Bell scooped one up, laying it atop the fabric.  “I wouldn’t have thought o’ wood to go with such a grand cloth but, bein’ dark an’ all, these look very well.”  She smiled.  “Ye’ve got yer uncles’ good eye for clothes I’m thinkin’.”

Frodo’s blue eyes glittered with pride at such praise.  “I took the waistcoat with me to the market as you suggested.  Tom Buckleby helped me choose the right size for the buttonholes.”  Even as he spoke Bell was experimenting, slipping the new button through a buttonhole and nodding her approval.

She placed waistcoat and button back on the table and collected her sewing basket from the floor by the side of her daughter’s chair.  Pausing for a moment to examine Daisy’s work she smiled.  “Well done, lass.  That’s very neat.  Ye’ve a good hand with needle and thread when ye set yer mind to it.”  Frodo swore he saw Daisy grow two inches.

Bell returned to the table, clambering over the bench to sit at Frodo’s side as she rummaged in her basket.  “I still can’t believe they didn’t teach ye how to sew on a button away over the water.” 

Frodo had to swallow a smile.  Bell always made it sound as though Buckland was a million miles away over the sea.  “There were lots of aunties who liked to do that sort of thing so it was not something I had to learn.  And, if I’m honest, I was more interested in exploring the countryside or the library.”

Having found a close match of thread for the brown buttons and her pin cushion Bell opened a little felt needle book.  “Well I never.  I’ve heard of libry’s but I aint never seen one.  All them books must be quite a sight.” 

Even Sam had set down his threaded needle and was staring, wide eyed, at the casual mention of such a place.  “Do they have books about elves?” he asked in an awed whisper.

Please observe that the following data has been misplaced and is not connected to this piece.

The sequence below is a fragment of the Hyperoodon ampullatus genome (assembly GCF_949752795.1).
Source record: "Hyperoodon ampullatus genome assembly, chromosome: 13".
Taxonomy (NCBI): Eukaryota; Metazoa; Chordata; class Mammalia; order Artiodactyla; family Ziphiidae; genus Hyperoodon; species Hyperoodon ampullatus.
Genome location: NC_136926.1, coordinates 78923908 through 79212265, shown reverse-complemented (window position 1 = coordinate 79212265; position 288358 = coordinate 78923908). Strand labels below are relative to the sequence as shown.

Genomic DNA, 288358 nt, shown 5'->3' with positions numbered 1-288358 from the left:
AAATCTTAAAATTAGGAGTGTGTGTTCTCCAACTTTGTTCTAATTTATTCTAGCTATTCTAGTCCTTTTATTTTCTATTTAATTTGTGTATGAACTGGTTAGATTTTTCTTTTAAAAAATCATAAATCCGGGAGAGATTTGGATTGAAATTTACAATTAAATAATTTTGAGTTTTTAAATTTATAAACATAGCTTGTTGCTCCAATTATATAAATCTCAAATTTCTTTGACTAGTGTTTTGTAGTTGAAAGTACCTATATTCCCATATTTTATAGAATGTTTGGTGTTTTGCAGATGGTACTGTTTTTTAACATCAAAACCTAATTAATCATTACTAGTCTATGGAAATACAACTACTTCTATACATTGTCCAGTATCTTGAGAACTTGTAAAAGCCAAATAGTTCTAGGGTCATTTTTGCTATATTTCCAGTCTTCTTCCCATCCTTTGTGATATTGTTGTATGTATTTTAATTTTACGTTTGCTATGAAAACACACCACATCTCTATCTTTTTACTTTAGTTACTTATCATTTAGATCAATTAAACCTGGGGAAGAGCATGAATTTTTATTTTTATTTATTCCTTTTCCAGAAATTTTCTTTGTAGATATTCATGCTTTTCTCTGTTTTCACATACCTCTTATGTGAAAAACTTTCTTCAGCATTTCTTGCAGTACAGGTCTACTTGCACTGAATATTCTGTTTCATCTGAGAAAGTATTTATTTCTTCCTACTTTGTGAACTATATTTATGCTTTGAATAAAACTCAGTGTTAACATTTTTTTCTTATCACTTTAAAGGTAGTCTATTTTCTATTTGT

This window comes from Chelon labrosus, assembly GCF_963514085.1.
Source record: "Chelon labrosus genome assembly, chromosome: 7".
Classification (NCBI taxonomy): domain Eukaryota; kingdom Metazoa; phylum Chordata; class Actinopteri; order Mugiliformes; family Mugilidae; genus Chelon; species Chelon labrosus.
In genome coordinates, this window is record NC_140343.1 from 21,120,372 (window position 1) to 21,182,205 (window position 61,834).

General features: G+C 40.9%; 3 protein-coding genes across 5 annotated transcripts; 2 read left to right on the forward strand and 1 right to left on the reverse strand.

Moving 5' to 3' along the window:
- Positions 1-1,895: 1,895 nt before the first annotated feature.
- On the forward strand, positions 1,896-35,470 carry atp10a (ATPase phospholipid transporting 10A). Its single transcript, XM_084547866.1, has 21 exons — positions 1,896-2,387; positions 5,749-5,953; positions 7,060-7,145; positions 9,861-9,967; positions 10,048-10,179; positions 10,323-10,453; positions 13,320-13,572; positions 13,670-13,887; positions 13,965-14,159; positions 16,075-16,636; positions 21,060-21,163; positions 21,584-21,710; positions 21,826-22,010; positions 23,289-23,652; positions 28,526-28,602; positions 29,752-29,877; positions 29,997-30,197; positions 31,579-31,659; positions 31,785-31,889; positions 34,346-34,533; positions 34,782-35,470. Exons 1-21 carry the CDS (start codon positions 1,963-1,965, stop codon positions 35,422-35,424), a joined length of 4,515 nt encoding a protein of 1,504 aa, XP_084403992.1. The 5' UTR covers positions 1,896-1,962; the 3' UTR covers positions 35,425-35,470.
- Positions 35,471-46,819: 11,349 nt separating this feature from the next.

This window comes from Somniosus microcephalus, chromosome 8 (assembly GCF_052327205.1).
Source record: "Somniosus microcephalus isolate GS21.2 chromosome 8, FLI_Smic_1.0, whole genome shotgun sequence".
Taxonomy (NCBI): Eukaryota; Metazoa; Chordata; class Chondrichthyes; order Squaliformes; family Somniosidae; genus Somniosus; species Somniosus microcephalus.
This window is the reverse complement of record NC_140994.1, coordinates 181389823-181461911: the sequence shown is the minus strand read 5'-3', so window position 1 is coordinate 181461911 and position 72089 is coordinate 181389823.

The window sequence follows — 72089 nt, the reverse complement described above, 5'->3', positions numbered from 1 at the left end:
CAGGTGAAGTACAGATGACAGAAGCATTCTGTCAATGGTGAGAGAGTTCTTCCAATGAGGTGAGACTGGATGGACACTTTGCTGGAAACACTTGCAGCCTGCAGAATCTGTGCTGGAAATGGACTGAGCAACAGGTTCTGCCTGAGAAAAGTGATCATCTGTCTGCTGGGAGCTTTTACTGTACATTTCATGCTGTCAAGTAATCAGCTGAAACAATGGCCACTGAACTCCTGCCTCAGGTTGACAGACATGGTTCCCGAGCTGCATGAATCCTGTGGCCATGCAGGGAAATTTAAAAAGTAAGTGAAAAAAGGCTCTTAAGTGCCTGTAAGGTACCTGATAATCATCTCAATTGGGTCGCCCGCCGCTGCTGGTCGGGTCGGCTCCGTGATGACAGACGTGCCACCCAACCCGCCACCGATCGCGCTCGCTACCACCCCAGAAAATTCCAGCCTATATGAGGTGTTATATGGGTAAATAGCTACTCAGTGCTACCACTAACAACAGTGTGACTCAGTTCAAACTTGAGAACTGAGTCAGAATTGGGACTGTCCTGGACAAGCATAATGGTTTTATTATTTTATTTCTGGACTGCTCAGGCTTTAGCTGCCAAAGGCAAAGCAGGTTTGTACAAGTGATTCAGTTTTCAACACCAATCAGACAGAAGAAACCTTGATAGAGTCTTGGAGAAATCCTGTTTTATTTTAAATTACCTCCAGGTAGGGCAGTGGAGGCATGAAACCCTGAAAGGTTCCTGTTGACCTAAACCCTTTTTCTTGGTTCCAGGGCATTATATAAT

“I don’t think so, Sam.  They are mainly family histories or general histories of the Shire.”  When Frodo saw his little friend’s face drop he added, “But there were some on gardening and a few lovely children’s story books, with coloured pictures.”

Sam’s face grew wistful as he took up his needle once more.  “I wish I could see ‘em.”

“You just get that button sewn back on yer cuff, Sam Gamgee.  If wishes were money ye’d be rich enough to buy yer own library.  Ye just be grateful Mr Bilbo and Master Frodo is teaching ye to read.”  Her kindly tone ensured that the censure was not as harsh as it could have been.

Sam bent his head to tie a knot in the end of his thread and Frodo determined to let the youngster have a look at one or two of his own books next time he came to Bag End for a lesson.  They were a bit battered to be sure but they were childhood memories of his mother and he had kept them for that reason alone.  He was sure Sam would be careful of them.

He was drawn back to the present by Bell’s hand in front of his nose, holding a fine steel sewing needle.  “Well.  Let’s start with threading the needle, shall we.  Ye don’t need me to tell ye how.  I’ve snipped off a piece o’ thread that should be long enough to sew on one button.”

Frodo accepted needle in one hand and thread in the other, holding them up to the light coming through the open door to accomplish this tricky task.  Bell watched patiently.  “When yer sewin never cut a piece o’ thread too long ‘cause every time ye pull it through the cloth it gets rougher and that’s when it starts to knot up or snap,” she imparted sagely.

Like most hobbits not encumbered by the natural clumsiness of extreme youth or age, Frodo had nimble fingers and good eyesight so the needle was threaded quickly enough.  Which isn’t to say that the tween didn’t feel some pride in doing so.

“This first time I’ll show ye how to knot the end.  Now, some folks don’t hold with knots, sayin’ as they come undone too easy and then the work unravels.  But if ye do a couple o' little stitches first too that shouldn’t be a worry and it makes things easier.”  As she spoke Frodo watched her draw both ends of the thread together.  Then she licked her index finger and pinched the ends of the thread between thumb and finger.  Frodo blinked as she deftly wrapped the thread three times about her finger and then rolled it off, catching it below the nail of her middle finger and tugging the thread tight, resulting in a neat, round knot.